Following reports from GCHQ, Britain’s biggest intelligence agency, that cyber attacks on the UK have reached “disturbing” levels, Foreign Secretary William Hague called for a two-day cyberspace summit including representatives from 60 nations to take place in London.
The summit, while also discussing the threat of cyber attacks on an international scale, also addressed the increasing amount of cyber crime that affects individuals, estimated to cost the UK as a whole around £27 billion a year.
In the Prime Minister’s speech at the summit, Mr Cameron claimed that “it costs just 69p – about the price of a song on iTunes – to buy someone’s credit card information online.”
He explained that cyber criminals can buy and sell people’s credit card details at websites in the same way as people buy products from Amazon.
In order to defeat cyber crime, Mr Cameron said: “Britain will shortly set out a new approach for better online security, crime prevention and public awareness.”
The Government is already prioritising international cyber attacks, after it was revealed that a significant number of attacks by criminals and foreign intelligence services had been thwarted by the Ministry of Defence last year, including one against the Foreign Office.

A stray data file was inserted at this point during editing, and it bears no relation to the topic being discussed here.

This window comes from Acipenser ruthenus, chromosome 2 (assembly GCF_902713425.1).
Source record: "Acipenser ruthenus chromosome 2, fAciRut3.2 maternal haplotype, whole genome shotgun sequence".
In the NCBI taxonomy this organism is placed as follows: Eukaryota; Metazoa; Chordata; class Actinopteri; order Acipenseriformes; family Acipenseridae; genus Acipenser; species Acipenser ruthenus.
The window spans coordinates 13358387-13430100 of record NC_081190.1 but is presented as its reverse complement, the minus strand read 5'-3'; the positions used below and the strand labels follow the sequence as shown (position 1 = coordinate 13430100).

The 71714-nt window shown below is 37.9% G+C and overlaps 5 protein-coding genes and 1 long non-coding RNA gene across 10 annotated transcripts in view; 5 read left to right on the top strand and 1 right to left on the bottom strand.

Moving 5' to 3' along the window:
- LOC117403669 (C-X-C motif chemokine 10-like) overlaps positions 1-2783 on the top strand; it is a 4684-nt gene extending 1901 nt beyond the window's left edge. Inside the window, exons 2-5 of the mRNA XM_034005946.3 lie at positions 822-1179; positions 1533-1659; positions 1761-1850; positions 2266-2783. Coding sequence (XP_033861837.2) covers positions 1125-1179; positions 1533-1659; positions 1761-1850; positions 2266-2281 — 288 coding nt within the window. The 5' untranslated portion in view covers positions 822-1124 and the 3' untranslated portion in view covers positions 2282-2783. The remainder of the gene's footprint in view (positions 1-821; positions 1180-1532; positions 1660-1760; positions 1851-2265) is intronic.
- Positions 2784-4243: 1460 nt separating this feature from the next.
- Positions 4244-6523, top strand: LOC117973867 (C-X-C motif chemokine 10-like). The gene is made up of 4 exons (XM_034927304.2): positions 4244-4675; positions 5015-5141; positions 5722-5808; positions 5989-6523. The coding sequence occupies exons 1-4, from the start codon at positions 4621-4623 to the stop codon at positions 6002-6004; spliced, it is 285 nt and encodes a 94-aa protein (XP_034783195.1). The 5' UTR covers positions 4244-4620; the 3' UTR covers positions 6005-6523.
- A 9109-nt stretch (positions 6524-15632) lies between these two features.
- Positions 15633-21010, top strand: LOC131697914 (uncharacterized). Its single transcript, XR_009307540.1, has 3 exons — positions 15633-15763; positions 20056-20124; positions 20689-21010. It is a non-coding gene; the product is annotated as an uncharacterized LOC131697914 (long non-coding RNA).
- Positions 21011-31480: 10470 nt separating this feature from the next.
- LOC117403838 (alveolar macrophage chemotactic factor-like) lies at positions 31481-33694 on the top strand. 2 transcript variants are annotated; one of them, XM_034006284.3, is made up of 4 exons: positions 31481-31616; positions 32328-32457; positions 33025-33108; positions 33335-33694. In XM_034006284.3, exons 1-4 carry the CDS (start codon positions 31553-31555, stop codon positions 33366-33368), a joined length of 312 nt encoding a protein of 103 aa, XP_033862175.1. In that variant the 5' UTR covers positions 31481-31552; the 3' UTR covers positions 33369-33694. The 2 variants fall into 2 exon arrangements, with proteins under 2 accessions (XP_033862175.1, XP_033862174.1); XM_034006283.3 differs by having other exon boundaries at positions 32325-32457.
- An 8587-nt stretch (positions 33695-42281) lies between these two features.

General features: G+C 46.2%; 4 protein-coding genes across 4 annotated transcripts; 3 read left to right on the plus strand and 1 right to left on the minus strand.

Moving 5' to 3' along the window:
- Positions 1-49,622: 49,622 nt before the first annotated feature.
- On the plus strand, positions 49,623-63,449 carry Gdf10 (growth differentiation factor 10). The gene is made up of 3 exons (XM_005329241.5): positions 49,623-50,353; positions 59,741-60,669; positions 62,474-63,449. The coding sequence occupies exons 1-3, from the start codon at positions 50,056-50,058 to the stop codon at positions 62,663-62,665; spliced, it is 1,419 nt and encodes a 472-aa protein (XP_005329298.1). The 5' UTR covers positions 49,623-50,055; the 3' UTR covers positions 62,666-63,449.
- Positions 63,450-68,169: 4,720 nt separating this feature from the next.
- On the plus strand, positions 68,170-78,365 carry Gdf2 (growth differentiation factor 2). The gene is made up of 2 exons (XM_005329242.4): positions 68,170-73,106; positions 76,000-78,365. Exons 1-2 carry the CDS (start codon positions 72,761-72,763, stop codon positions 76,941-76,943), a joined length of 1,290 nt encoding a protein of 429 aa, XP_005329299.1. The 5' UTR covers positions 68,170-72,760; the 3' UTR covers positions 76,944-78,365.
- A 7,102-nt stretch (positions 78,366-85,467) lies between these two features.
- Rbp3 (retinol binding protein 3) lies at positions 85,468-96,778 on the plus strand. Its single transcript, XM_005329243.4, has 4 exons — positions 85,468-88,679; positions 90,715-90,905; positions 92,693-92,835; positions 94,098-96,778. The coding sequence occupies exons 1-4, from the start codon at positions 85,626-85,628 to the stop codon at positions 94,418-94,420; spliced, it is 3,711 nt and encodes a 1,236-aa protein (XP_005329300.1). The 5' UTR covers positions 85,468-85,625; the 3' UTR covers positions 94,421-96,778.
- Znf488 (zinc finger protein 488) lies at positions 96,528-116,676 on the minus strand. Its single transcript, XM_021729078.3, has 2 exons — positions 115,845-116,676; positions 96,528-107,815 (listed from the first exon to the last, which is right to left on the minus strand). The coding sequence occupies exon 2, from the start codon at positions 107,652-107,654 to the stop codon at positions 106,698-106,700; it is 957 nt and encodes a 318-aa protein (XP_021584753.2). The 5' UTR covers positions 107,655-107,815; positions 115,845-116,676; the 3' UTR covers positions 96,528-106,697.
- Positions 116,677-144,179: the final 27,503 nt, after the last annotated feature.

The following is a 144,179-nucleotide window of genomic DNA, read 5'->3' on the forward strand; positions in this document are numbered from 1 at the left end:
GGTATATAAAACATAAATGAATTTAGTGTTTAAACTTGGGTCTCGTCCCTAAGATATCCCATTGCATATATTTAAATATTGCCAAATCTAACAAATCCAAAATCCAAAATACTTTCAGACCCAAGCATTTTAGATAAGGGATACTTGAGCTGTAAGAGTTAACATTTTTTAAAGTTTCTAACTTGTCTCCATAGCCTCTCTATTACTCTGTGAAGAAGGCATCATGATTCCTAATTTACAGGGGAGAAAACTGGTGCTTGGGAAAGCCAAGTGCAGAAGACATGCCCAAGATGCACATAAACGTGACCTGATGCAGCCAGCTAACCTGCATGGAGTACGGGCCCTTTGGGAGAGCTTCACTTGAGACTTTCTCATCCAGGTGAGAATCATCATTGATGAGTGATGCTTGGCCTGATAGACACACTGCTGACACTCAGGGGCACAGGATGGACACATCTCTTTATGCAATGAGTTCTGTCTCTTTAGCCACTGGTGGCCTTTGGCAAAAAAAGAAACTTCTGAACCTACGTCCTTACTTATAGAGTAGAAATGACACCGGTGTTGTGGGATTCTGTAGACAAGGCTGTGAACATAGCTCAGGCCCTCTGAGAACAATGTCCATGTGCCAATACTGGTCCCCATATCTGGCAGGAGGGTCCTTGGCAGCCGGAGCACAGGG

A hefty £650 million has been promised to go towards improving Britain’s cyber defences.
However, in something of a U-turn from their response to the UK riots, the Prime Minister and Mr Hague were in agreement that the internet should not be censored or denied to people in times of unrest.
Mr Hague rejected “the view that government suppression of the Internet, phone networks and social media at times of unrest is acceptable”.
Mr Cameron said: “Governments must not use cyber security as an excuse for censorship, or to deny their people the opportunities that the internet represents.”
The US Vice President Joe Biden agreed that governments should not be able to control how people used the internet. He opposed “an international legal instrument that would lead to exclusive government control over Internet resources, institutions and content and national barriers on the free flow of information online”.
In his speech at the summit, Mr Cameron concluded: “The balance we’ve got to strike is between freedom and a free-for-all. Getting there needs everyone in this room to play their part.
“Government doesn’t own the internet, or run the internet, or shape the internet. So together, I hope we can set an agenda for the future.”
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